Confabulation in Dementia Can Feel Like Hurtful Lies


When a person develops any form of dementia, it is difficult for family and friends to witness their diminishing capacity and the unbearable frustration it brings. One of the worst things we dementia caregivers must cope with is the fact that a loved one’s brain is broken and may cause them to tell terrible “lies” about us. Neurological damage can cause patients to make up hurtful stories and level false accusations toward their caregivers. No matter how far-fetched the untruths and accusations may be, a dementia patient believes these things are true. As much as these untruths may hurt, it is important to remember that there is no ill intent; the disease is causing your loved one to fabricate stories.

What is Confabulation?

The neurodegenerative processes that cause dementia have pronounced effects on a senior’s behavior, emotions and ability to think rationally. However, even as the brain incurs damage, it still struggles to make sense of the information and stimuli it receives and to work around lapses in memory and cognitive ability.

Many dementia patients rely on confabulation to fill gaps in their memories, especially when compensating for memory loss in the early stages of the disease. According to a review article published in the International Journal of Neurology and Neurotherapy, “confabulation is the creation of false memories in the absence of intentions of deception.” Although a dementia patient’s distorted recollections of memories (and even events that never happened) may seem like blatant lies to a family caregiver, the truth is that “individuals who confabulate have no recognition that the information being relayed to others is fabricated.”

Delusions are another type of false beliefs that can present in elders with Alzheimer’s disease and other forms of dementia. Unlike confabulations, which are related to memory recall, delusions tend to affect multiple aspects of a dementia patient’s behavior across a variety of situations. Paranoia or suspicious delusions are particularly distressing for both patients and family caregivers to deal with. These pervasive false beliefs typically cause seniors living with dementia to believe they are being followed, imprisoned, stolen from, neglected, wronged or victimized—often by those closest to them.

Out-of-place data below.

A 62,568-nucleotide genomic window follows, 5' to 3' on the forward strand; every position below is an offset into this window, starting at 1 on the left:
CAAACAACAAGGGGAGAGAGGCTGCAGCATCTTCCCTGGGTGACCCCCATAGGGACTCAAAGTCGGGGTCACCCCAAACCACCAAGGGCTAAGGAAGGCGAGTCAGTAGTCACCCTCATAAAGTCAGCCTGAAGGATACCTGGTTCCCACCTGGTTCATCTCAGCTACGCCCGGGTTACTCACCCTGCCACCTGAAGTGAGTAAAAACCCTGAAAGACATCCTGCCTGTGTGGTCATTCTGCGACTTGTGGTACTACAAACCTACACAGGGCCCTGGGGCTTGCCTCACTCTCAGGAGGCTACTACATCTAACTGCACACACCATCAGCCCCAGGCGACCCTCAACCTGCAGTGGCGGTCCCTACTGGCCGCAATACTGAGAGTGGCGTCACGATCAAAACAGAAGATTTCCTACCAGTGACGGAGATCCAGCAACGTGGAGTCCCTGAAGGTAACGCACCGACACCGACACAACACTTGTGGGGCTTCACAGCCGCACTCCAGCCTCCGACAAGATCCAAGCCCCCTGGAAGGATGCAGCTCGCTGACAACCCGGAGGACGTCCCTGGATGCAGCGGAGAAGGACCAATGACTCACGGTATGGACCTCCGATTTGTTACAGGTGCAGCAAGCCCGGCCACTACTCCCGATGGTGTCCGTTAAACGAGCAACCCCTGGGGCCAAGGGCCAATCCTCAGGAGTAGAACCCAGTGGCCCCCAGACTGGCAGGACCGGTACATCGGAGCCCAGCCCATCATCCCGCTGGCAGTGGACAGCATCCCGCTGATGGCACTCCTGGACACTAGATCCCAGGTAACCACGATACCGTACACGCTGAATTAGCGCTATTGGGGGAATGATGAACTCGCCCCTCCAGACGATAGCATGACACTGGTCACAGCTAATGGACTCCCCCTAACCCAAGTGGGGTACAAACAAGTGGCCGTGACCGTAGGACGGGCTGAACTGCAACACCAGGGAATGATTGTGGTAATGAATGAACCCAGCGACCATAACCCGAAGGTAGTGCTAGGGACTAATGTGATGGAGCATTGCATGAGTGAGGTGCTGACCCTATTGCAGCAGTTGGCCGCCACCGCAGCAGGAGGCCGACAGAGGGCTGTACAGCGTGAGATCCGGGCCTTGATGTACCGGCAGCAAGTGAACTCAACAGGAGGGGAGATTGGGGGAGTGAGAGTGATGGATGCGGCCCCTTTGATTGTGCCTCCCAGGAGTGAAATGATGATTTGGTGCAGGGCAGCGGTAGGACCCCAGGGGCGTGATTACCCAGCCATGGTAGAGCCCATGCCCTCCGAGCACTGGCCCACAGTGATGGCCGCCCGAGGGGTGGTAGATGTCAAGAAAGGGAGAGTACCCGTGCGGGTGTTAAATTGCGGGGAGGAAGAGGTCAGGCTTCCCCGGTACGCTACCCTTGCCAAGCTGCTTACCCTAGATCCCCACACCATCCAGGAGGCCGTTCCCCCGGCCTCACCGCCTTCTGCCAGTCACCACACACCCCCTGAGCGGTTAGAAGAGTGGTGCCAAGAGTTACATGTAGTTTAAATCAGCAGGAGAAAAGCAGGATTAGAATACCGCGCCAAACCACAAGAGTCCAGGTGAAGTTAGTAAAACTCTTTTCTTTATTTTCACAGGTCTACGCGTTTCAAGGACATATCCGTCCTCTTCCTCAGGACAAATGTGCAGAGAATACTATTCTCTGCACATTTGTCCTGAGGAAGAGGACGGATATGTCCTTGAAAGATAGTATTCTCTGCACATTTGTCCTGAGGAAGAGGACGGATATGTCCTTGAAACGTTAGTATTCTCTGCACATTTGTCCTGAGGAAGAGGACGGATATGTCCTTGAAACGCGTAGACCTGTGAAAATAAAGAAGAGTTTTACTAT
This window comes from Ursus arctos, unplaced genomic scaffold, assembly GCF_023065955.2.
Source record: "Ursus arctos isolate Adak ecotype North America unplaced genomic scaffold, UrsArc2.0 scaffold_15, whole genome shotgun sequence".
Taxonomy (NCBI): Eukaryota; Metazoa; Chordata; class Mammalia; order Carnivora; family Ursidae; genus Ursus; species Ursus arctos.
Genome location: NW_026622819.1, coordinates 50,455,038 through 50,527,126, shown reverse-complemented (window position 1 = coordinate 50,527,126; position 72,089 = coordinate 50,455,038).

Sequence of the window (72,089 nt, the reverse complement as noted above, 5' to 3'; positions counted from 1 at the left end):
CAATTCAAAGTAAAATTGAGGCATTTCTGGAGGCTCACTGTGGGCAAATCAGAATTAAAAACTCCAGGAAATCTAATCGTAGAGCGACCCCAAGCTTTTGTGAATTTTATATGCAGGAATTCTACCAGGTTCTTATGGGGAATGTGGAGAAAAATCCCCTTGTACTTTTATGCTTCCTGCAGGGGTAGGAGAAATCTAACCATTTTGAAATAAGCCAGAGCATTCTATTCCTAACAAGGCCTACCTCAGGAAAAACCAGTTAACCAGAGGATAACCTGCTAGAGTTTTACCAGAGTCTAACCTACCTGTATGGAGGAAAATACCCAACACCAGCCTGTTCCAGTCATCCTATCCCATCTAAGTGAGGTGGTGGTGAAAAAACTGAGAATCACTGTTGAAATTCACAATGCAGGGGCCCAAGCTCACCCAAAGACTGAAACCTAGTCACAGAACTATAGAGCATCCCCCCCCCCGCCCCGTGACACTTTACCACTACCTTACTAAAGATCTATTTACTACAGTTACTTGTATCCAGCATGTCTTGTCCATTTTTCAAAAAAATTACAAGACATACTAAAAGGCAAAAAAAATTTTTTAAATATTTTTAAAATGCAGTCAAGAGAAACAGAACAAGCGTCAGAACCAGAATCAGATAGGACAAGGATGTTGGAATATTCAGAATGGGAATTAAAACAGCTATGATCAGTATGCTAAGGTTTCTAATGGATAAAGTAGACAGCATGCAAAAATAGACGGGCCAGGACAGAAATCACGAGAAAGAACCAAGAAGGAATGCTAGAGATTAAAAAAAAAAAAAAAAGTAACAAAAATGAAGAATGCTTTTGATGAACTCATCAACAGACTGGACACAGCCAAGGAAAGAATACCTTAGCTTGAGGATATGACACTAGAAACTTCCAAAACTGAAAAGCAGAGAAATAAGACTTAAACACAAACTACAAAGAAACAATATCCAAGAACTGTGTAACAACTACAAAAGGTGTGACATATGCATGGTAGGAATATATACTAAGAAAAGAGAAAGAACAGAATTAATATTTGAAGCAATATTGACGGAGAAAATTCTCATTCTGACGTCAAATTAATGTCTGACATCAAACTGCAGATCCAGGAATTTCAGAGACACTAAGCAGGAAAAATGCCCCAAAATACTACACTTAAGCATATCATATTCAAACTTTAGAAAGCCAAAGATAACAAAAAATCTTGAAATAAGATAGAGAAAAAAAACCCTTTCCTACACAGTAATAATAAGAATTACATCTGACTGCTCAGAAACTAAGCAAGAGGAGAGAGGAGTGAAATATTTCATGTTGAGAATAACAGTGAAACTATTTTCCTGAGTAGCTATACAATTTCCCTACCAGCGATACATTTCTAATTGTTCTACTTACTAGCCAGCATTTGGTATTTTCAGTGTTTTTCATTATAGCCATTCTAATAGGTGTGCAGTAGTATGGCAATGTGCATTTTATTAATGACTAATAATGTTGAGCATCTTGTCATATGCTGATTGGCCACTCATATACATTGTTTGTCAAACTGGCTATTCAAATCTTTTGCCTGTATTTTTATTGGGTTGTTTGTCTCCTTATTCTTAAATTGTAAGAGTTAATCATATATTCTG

Do Dementia Patients Lie?

Emotions like anger, anxiety and confusion often leave elders feeling vulnerable and taken advantage of, which causes them to become defensive and accusatory as they try to make sense of what they cannot understand or remember. Misplacing and “hiding” personal items is a hallmark of dementia, which can be terribly disorienting and frustrating for patients and caregivers alike. When you add in a bit of paranoia and delusional thinking, a “lost” purse or medication bottle can suddenly spur a senior to falsely accuse their family caregiver of theft.

Unfortunately, there are many instances where people have taken advantage of someone with diminished mental capacity. However, when dealing with the cognitive changes in dementia it is far more likely that helpful and well-meaning gestures are misconstrued as acts of trickery or deceit. For example, a dementia patient may ask a caregiver or family member to launder a piece of clothing, repair their eyeglasses or purchase groceries using cash they provide. When they find their favorite blouse, glasses or money is gone, they fail to recall their own request or misconstrue the information they’ve been provided. Accusations can fly and then the caregiver is left trying to explain themselves to someone who is impossible to reason with.

Dementia, Delusions and False Accusations of Elder Abuse

I was fortunate that none of the elders I cared for ever leveled serious accusations against me, even in their severely demented states. Some caregivers aren’t so lucky, and some fabrications can have very grave consequences. False allegations of elder abuse and neglect aren’t just emotionally devastating; they can have dire legal and financial ramifications for family caregivers as well.

If reported, Adult Protective Services (APS) or the police may investigate allegations of elder abuse. Even if it has been confirmed that a loved one has dementia, making up stories about being mistreated or financially exploited can still trigger a full APS investigation. This is often humiliating for family caregivers and may seem like a waste of time and resources, but elder abuse is a reality for many seniors. The National Center on Elder Abuse (NCEA) estimates that as many as 2 million seniors are abused in the United States. Proper authorities must look into all reports to protect vulnerable adults.

Most false accusations stem from a dementia patient’s inability to connect with reality. For example, assistance with bathing or dressing may be misconstrued as inappropriate touching. Trying to get an elder in the car to go on an outing or to a doctor’s appointment may translate to kidnapping in their broken mind. The way they perceive the world around them has changed and their reaction is often one of fear, suspicion and self-protection. Remember that, when it comes to making up stories, dementia patients are not intentionally causing trouble. Unless an elderly loved one has a history of compulsive lying or malingering, it is likely that their fabricated stories are purely a product of their cognitive decline.